Friday, August 25, 2006

Lullabies from Hell: Retribution Part 1

by Hideshi Hino

What evil lurks in the hearts of men? Hideshi Hino knows, and it seems this evil has leaked from his heart to his brain and fingertips, as this first English release by Dark Horse is dripping with the hideous heebie-jeebies. Where Scary Book is a bit more fun, Lullabies from Hell feels like getting strapped into a Disneyland ride where every cute animatronic robot is spurting blood out its eyes and is trying to kill you. The ride ends when the rickety cart carrying you spills into a gaping hole to Hell.
If Hideshi Hino wasn’t a successful horror manga writer, he surely would be a successful mental institution patient. His imagery is uniquely cute and creepy at the same time. Many of the realities he creates feel like a parallel world, just on the other side of this one (like in the story “Train of Terror”), but very dark and very wicked.

The opening story, “Lullaby from Hell” is the real test of whether or not you are ready to enter Hino’s heinous world. In this story a horror manga writer (Hino himself?) tells his sad life story. As can be expected, as a poor young lad, the writer gets little love and support from his delirious mother and his violent father. What he receives is mostly abuse and punches. As the writer gets older he finds he isn’t as well-adjusted as he initially thought, but he has something better than a stable disposition… The ending of Lullaby from Hell comes from out of nowhere, and will take any and all readers by surprise.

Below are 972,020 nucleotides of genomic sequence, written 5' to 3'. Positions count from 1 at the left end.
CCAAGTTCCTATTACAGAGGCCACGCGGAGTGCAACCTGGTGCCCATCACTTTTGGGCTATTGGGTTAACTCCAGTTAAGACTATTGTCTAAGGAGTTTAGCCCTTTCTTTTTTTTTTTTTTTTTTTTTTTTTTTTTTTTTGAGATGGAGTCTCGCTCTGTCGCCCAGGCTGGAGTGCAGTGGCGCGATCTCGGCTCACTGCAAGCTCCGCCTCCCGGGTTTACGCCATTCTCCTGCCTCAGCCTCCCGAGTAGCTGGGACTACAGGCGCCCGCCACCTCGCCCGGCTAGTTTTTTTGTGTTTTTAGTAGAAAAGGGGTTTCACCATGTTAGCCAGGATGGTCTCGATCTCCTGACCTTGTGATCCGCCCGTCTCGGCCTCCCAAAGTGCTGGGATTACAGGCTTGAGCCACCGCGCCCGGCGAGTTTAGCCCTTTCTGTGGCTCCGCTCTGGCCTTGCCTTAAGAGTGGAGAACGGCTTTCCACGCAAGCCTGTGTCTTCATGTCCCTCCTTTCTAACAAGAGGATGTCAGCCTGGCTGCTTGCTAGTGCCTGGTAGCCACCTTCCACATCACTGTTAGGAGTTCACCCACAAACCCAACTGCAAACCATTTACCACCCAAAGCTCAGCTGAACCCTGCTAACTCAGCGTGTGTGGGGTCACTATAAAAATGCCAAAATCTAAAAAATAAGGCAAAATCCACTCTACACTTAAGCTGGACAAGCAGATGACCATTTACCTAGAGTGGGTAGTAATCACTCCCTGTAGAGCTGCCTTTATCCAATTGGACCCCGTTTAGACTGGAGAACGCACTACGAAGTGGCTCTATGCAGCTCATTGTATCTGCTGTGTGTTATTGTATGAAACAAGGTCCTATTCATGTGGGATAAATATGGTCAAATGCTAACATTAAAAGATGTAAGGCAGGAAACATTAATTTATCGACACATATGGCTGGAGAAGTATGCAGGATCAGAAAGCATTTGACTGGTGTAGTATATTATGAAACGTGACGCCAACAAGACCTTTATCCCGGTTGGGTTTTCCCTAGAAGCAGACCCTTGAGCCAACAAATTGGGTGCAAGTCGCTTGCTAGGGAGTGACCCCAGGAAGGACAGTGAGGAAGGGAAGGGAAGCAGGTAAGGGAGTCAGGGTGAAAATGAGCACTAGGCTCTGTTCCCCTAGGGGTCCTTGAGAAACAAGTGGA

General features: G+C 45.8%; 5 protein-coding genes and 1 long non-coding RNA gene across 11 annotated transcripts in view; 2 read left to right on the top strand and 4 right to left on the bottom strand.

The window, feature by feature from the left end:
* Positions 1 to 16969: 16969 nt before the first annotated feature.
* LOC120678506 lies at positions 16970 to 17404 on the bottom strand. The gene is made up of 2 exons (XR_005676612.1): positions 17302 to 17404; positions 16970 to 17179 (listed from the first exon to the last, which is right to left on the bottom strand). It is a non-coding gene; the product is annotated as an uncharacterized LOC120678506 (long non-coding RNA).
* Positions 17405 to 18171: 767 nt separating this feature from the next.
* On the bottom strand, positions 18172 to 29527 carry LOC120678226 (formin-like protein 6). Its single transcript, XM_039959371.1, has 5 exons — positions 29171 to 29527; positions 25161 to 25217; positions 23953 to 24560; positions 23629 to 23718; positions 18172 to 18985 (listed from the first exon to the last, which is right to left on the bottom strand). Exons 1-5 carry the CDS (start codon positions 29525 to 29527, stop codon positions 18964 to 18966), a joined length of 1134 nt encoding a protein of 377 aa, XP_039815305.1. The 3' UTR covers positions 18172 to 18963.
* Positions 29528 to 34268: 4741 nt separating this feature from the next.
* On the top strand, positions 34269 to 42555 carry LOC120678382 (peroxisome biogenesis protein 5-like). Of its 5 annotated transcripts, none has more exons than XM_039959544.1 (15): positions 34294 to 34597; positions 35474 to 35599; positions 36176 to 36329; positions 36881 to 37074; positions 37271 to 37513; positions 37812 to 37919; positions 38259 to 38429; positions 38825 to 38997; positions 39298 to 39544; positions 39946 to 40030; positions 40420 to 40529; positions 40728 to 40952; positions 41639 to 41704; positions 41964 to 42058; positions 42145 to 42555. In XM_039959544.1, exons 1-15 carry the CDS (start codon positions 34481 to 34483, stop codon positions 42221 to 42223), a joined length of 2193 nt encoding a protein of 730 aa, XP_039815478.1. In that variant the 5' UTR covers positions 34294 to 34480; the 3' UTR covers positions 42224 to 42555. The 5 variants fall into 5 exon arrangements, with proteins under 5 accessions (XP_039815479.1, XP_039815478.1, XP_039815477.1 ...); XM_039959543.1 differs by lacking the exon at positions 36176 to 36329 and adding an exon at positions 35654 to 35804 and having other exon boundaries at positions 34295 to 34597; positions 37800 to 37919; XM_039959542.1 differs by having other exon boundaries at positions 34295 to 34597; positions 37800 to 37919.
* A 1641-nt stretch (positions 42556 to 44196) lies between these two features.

The remaining three stories are also extreme tales of horror. Hino understands the limitless nature of the manga genre, and in takes advantage of this in the oddly green-themed tale “Unusual Fetus – My Baby”. What starts as a traditional told-around-the-campfire tale turns into a frantic story of survival in “Train of Terror”. The regrettable and repulsive tale “Zoroku’s Strange Disease” tugs at your heart-strings while sticking a finger down your throat.

Lullabies from Hell is definitely not for everyone (especially younger readers), and if you are not familiar with J-horror, it might be a little much as a jumping-off point, (The Scary Book series might be a better introduction). But for those who like to laugh at children when they fall down and car accidents, Lullabies from Hell will be a perfect macabre match.


Anonymous Peter Williams said...

Not sure if you're interested or not, but one of our writers has posted a series of reviews about Hideshi Hino at The Open Critic.

It's certainly not mainstream stuff, but it does seem to be coming in for more attention from the mainstream press. The Open Critic featured it because of it of the arguement made that it's rooted in the same pathos as all great literature ... Kafka for instance ... The Bug Boy and Metamorphosis for instance are eerily similar.

Regards, Peter Williams, The Open Critic

Ps ... reviews can be read here if you're interested ... Hideshi Hino Reviewed

2/15/2007 12:29 PM  

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